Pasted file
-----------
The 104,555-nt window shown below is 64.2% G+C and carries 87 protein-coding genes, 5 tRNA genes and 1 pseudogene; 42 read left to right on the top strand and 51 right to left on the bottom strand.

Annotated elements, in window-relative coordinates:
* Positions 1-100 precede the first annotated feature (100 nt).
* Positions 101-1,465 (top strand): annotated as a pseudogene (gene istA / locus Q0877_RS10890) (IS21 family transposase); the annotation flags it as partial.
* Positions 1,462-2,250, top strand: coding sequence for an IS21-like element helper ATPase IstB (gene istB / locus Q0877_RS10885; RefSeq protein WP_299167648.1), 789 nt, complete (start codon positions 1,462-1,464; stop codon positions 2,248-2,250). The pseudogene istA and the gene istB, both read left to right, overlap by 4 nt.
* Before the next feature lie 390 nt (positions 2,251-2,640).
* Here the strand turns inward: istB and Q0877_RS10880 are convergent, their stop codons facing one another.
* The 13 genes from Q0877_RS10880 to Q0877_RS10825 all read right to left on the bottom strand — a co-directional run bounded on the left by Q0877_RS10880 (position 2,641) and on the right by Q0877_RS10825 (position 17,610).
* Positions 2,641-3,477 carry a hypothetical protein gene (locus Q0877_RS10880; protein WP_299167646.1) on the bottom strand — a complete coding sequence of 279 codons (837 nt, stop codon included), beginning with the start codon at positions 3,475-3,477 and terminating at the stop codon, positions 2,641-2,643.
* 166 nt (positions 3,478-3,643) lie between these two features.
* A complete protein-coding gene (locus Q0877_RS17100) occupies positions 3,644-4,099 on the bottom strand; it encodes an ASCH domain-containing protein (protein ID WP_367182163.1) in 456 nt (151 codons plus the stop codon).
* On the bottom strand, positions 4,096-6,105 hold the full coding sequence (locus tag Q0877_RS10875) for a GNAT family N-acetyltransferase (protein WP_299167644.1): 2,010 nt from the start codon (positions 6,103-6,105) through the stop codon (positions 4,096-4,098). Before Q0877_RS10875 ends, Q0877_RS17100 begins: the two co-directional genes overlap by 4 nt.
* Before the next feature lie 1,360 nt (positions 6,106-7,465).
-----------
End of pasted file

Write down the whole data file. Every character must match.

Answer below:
The 104,555-nt window shown below is 64.2% G+C and carries 87 protein-coding genes, 5 tRNA genes and 1 pseudogene; 42 read left to right on the top strand and 51 right to left on the bottom strand.

Annotated elements, in window-relative coordinates:
* Positions 1-100 precede the first annotated feature (100 nt).
* Positions 101-1,465 (top strand): annotated as a pseudogene (gene istA / locus Q0877_RS10890) (IS21 family transposase); the annotation flags it as partial.
* Positions 1,462-2,250, top strand: coding sequence for an IS21-like element helper ATPase IstB (gene istB / locus Q0877_RS10885; RefSeq protein WP_299167648.1), 789 nt, complete (start codon positions 1,462-1,464; stop codon positions 2,248-2,250). The pseudogene istA and the gene istB, both read left to right, overlap by 4 nt.
* Before the next feature lie 390 nt (positions 2,251-2,640).
* Here the strand turns inward: istB and Q0877_RS10880 are convergent, their stop codons facing one another.
* The 13 genes from Q0877_RS10880 to Q0877_RS10825 all read right to left on the bottom strand — a co-directional run bounded on the left by Q0877_RS10880 (position 2,641) and on the right by Q0877_RS10825 (position 17,610).
* Positions 2,641-3,477 carry a hypothetical protein gene (locus Q0877_RS10880; protein WP_299167646.1) on the bottom strand — a complete coding sequence of 279 codons (837 nt, stop codon included), beginning with the start codon at positions 3,475-3,477 and terminating at the stop codon, positions 2,641-2,643.
* 166 nt (positions 3,478-3,643) lie between these two features.
* A complete protein-coding gene (locus Q0877_RS17100) occupies positions 3,644-4,099 on the bottom strand; it encodes an ASCH domain-containing protein (protein ID WP_367182163.1) in 456 nt (151 codons plus the stop codon).
* On the bottom strand, positions 4,096-6,105 hold the full coding sequence (locus tag Q0877_RS10875) for a GNAT family N-acetyltransferase (protein WP_299167644.1): 2,010 nt from the start codon (positions 6,103-6,105) through the stop codon (positions 4,096-4,098). Before Q0877_RS10875 ends, Q0877_RS17100 begins: the two co-directional genes overlap by 4 nt.
* Before the next feature lie 1,360 nt (positions 6,106-7,465).